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Joe Ruffell


Joe Ruffell is a film fan and student, and hopefully one day director, from Portsmouth U.K., who has family in Sydney, Australia.]

Joe Ruffell

(in no particular order)

  • Goto, Island of Love (Walerian Borowczyk, 1968) Borowczyk's first live action film is a strange and beautiful masterpiece. The final sequence is one of the most moving things I have seen in film.
  • Hitler, ein Film aus Deutschland (Hans-Jurgen Syberberg, 1977) Ceaselessly inventive 'historical' cinema.
  • El Dorado (Howard Hawks, 1966) Beautiful movie with one of John Wayne's finest performances.
  • Distant Voices, Still Lives (Terence Davies, 1988) Seldom have the experimental and the emotional come together to such effect.
  • Kikujiro (Takeshi Kitano, 1998) Kitano's best film yet.
  • Lancelot du Lac (Robert Bresson, 1974) My favourite Bresson, probably.
  • Fox (Rainer Werner Fassbinder, 1975) I wanted to include a Fassbinder and found it hard because his films are so numerous. I settled on this as it's pretty close to a portrait of RWF and another brilliant examinaton of class exploitation.
  • The Ballad of Cable Hogue (Sam Peckinpah, 1970) Maybe not such a brilliant achievement as Pat Garrett or The Wild Bunch but I love this humourous little Peckinpah movie.
  • Tetsuo II: Bodyhammer (Shinya Tsukamoto, 1991) I thought my list was getting a little too ''pantheon''-like so I thought I'd include this. I think Tsukamoto is one of the most interesting directors working today. Crazy body-horror with a nice line in black humour.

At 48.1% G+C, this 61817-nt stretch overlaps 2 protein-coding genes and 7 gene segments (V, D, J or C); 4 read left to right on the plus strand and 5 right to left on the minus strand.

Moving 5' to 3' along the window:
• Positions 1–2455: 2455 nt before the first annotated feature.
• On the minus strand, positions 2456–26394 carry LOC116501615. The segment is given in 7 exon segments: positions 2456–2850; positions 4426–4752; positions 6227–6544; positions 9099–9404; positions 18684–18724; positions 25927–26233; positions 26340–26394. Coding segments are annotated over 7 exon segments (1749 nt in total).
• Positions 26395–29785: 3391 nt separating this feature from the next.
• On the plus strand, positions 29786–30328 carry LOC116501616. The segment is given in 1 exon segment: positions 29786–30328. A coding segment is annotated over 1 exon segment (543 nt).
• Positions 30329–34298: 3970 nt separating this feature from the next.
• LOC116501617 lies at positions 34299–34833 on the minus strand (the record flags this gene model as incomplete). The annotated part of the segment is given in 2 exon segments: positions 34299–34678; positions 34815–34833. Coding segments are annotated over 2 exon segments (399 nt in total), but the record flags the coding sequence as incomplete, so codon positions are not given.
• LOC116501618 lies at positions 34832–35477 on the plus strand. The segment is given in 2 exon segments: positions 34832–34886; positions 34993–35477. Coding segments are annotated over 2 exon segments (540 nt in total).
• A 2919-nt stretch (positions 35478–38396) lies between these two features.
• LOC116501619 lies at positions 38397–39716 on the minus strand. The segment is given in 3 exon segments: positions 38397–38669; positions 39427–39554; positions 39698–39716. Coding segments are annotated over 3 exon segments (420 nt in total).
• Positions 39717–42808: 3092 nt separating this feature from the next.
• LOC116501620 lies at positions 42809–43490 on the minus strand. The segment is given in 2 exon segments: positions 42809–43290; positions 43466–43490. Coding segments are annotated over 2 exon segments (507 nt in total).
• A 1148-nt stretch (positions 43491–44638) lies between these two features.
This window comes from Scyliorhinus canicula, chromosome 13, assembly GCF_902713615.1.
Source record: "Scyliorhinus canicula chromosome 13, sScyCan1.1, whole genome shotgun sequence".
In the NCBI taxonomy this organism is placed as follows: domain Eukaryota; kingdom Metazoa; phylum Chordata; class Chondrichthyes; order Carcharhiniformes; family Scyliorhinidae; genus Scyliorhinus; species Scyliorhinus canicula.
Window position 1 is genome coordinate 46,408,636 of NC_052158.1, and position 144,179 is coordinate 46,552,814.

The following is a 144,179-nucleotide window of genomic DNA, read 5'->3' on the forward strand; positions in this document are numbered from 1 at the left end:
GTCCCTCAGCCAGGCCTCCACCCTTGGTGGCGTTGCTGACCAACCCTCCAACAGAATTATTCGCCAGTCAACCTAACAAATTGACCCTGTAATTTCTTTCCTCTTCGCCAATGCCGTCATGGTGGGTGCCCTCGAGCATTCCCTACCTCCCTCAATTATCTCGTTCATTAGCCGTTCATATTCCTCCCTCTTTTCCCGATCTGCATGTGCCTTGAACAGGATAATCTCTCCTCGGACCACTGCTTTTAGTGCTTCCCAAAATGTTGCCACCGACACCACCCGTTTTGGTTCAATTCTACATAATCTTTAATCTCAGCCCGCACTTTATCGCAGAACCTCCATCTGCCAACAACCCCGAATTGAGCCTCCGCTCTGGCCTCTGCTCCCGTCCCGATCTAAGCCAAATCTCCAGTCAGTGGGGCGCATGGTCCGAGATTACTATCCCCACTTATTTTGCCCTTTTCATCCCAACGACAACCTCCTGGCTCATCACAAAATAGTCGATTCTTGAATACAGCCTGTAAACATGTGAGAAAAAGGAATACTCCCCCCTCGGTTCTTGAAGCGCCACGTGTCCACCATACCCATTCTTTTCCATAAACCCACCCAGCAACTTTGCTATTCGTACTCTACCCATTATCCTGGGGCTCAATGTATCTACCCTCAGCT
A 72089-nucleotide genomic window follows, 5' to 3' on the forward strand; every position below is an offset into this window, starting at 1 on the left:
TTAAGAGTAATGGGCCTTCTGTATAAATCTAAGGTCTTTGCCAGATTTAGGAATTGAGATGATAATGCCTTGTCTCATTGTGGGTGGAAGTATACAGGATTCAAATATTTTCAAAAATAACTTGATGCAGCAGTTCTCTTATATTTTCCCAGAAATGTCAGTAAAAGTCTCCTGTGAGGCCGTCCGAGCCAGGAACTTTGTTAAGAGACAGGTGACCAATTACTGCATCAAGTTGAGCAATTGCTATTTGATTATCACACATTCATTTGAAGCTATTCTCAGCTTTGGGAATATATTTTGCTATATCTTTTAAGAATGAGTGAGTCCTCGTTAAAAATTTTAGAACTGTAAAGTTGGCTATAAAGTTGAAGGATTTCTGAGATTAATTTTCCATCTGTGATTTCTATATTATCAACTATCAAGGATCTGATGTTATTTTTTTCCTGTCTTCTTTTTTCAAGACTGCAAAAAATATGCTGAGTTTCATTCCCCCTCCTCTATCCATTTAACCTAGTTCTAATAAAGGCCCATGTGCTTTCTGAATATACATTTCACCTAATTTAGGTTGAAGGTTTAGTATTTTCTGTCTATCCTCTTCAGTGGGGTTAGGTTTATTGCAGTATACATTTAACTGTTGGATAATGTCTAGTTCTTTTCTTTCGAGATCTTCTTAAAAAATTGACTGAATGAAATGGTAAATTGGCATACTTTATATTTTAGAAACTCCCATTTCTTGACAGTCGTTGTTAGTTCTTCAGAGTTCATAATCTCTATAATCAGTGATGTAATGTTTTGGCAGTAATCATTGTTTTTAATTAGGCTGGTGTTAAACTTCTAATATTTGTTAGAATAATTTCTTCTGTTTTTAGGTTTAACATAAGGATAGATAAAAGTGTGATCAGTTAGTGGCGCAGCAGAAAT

• Big Wednesday (John Milius, 1978) A great movie about Vietnam, growing up and surfing. Marvellous. [Joe Ruffell is a film fan and student, and hopefully one day director, from Portsmouth U.K., currently spending time with family in Sydney, Australia.]

    Rich and Strange: An Introduction to the live action features of Walerian Borowczyk

    The work of Walerian Borowczyk is perhaps not as well known as that of directors he is often said to have influenced or to be a contemporary of: Svankmajer, Oshima, Terry Gilliam and The Brothers Quay. This is at least partly due to the fact that after an extremely successful career as a maker of bizarre animated short films and a number of distinctive live action features, Borowczyk's work became gradually more and more interested in cinema's potential for the erotic. In this article, I intend to discuss Borowczyk as an underrated director of live action features (it seems he is still quite highly regarded in animation circles) as his films are undiscovered territory to most modern cinephiles who were not around in his early '70s critical heyday. -- Joe Ruffell, December 2001 via http://www.sensesofcinema.com/contents/01/18/borowczyk.html [April 2003]

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